Dawsonville police

Dawsonville City Manager Bob Bolz presented “food for thought” to the City Council regarding
the city’s increased need for policing during the Oct. 23 work session. PHOTO BY DENISE RAY

Council encouraged to consider city police force

‘The criminal element is growing’

By Denise Ray This email address is being protected from spambots. You need JavaScript enabled to view it.

The Dawsonville City Council heard a recommendation for a police department from City Manager Bob Bolz during its Oct. 23 work session.

Bolz’s presentation—which he referred to as “food for thought”—included a list of crimes committed within city limits over the past years including crimes against minors, vandalism, possession of controlled substances, break-ins, and the homicide of Erin Jones in July 2015.

“As our community continues to grow, crime is not going away,” the city employee said. “The criminal element is growing.”

Bolz also included comments from the Sheriff’s Office which included “hey, we’re understaffed” and “we don’t have enough people to take care of the county”.

City growth, like that of Dawson County is growing “by leaps and bounds” according to Bolz.

“Good law enforcement should not be responsive, it should be proactive,” Bolz said.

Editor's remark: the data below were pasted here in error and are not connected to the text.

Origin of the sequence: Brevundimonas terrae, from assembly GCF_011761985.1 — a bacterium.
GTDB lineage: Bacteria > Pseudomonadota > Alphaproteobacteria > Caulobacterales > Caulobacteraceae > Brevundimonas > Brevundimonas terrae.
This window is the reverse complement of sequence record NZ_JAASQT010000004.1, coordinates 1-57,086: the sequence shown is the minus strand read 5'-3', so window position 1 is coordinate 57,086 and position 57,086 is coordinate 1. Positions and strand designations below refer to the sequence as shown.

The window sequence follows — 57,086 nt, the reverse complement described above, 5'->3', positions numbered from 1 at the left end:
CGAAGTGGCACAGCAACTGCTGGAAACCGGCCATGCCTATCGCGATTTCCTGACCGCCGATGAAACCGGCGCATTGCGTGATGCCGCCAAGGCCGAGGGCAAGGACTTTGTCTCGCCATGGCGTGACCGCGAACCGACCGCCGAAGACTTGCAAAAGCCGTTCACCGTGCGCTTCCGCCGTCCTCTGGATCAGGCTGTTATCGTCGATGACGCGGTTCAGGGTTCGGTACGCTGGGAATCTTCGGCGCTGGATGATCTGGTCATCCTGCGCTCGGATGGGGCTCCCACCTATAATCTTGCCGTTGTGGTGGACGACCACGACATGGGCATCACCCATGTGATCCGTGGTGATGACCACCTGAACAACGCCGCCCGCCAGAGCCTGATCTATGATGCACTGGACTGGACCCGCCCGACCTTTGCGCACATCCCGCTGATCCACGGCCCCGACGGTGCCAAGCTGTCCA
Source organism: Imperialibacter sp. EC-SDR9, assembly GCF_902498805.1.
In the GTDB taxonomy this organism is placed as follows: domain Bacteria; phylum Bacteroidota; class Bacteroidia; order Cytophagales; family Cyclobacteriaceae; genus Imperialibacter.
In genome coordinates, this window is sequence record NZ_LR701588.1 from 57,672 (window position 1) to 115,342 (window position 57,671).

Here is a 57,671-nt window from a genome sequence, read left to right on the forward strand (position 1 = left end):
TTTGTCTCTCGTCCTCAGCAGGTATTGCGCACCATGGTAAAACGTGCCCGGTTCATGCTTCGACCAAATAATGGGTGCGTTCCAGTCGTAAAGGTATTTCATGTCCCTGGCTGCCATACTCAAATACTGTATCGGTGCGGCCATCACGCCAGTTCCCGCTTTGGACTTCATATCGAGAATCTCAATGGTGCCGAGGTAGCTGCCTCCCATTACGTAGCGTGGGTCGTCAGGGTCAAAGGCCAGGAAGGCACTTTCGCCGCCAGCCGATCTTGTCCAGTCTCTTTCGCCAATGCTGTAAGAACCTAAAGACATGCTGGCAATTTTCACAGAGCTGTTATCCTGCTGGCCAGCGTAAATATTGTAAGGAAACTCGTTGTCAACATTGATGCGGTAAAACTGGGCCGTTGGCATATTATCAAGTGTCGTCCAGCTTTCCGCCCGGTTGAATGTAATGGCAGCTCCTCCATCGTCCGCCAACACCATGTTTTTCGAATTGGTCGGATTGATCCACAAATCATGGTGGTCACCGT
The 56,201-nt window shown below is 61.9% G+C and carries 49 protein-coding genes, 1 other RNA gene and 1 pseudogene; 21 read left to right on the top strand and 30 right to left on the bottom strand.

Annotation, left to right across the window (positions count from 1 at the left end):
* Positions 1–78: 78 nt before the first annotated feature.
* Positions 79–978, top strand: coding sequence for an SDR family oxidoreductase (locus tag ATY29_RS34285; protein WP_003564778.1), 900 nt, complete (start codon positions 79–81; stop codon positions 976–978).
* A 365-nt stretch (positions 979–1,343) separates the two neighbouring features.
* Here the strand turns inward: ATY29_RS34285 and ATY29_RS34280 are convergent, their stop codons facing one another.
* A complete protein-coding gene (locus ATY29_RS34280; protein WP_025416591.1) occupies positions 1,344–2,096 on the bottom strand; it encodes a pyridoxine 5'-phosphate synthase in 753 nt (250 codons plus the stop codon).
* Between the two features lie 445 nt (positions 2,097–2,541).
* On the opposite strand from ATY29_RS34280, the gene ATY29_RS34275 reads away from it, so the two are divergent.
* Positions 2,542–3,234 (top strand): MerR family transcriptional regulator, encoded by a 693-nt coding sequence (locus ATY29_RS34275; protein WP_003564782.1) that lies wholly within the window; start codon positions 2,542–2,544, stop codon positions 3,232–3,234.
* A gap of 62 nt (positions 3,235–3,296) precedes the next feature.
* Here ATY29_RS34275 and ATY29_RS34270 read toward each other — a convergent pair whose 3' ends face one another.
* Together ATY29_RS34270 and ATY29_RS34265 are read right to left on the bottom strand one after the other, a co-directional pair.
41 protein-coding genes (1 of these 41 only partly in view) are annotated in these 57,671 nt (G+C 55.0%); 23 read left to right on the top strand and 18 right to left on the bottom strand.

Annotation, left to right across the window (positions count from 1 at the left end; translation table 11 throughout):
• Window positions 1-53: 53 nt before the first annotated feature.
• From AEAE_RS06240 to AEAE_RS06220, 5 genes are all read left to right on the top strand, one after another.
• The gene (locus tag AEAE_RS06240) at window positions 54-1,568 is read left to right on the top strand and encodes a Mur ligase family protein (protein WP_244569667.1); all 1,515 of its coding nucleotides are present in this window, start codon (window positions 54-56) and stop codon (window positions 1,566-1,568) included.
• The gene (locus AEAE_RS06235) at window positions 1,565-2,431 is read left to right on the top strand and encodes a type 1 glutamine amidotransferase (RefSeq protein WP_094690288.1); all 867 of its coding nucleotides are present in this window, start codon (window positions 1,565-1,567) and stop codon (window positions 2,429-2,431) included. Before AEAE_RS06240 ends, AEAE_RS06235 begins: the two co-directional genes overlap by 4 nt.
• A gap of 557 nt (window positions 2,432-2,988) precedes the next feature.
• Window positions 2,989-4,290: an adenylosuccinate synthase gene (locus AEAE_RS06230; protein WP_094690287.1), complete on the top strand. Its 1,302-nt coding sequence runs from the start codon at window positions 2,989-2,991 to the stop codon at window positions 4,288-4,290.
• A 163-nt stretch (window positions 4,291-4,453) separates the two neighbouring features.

Bolz, a city employee since Nov. 2016, recommended a new full time position be created with a salary of $57,000 plus benefits. Additional costs could include a vehicle (estimated at $30,000), $6,000 for equipment, inmate housing at the jail ($2,500), a city judge ($5,000) and part-time officers.

Funding could come from a variety of sources including SPLOST and LOST, grants, revenue from citations and tickets according to the former sheriff’s office employee.

Support for Bolz’ recommendation came from former Dawson County Sheriff Billy Carlisle who said that the presence of an officer would serve as a deterrent.

Currently the city lies within one of the five zones established by the sheriff’s office. Each zone is manned by one officer.

“I don’t want to speak for the sheriff’s office,” Carlisle said. “I’m speaking from what I was doing back in years past. It was very difficult for us to provide law enforcement to the city with the manpower that we had. You can only do so much with how much money you’ve got.”

Carlisle indicated that a memorandum of understanding outlining shared services would be essential and it should include the county, the courts, and the sheriff’s office.

Council member Mike Sosebee was skeptical about the city finding and keeping a qualified officer due to the proposed salary.

“One officer won’t do much for downtown Dawsonville,” he said.

The salary proposed by Bolz, according to Carlisle, is more in line with what command staff or supervisors make.

No timeline for the future of the recommendation has been indicated.

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